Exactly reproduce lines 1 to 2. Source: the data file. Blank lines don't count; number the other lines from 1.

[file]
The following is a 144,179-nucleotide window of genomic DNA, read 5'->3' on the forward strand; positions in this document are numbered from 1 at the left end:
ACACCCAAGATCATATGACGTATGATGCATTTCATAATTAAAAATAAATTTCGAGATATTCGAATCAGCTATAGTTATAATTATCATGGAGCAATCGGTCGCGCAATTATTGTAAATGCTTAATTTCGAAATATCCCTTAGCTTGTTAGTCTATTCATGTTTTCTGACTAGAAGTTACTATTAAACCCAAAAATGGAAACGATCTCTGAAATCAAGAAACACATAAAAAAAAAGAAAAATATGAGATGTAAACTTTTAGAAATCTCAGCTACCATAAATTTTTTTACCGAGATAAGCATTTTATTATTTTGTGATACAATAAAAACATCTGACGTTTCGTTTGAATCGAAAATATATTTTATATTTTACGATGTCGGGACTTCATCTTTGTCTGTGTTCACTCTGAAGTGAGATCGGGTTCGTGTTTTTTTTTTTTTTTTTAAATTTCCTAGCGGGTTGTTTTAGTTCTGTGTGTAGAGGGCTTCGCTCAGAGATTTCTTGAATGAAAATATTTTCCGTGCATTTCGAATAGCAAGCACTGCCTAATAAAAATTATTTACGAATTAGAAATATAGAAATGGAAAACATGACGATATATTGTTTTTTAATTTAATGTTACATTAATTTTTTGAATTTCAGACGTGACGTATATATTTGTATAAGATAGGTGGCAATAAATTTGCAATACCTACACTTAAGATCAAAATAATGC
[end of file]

The following is a 144,179-nucleotide window of genomic DNA, read 5'->3' on the forward strand; positions in this document are numbered from 1 at the left end:
ACACCCAAGATCATATGACGTATGATGCATTTCATAATTAAAAATAAATTTCGAGATATTCGAATCAGCTATAGTTATAATTATCATGGAGCAATCGGTCGCGCAATTATTGTAAATGCTTAATTTCGAAATATCCCTTAGCTTGTTAGTCTATTCATGTTTTCTGACTAGAAGTTACTATTAAACCCAAAAATGGAAACGATCTCTGAAATCAAGAAACACATAAAAAAAAAGAAAAATATGAGATGTAAACTTTTAGAAATCTCAGCTACCATAAATTTTTTTACCGAGATAAGCATTTTATTATTTTGTGATACAATAAAAACATCTGACGTTTCGTTTGAATCGAAAATATATTTTATATTTTACGATGTCGGGACTTCATCTTTGTCTGTGTTCACTCTGAAGTGAGATCGGGTTCGTGTTTTTTTTTTTTTTTTTAAATTTCCTAGCGGGTTGTTTTAGTTCTGTGTGTAGAGGGCTTCGCTCAGAGATTTCTTGAATGAAAATATTTTCCGTGCATTTCGAATAGCAAGCACTGCCTAATAAAAATTATTTACGAATTAGAAATATAGAAATGGAAAACATGACGATATATTGTTTTTTAATTTAATGTTACATTAATTTTTTGAATTTCAGACGTGACGTATATATTTGTATAAGATAGGTGGCAATAAATTTGCAATACCTACACTTAAGATCAAAATAATGC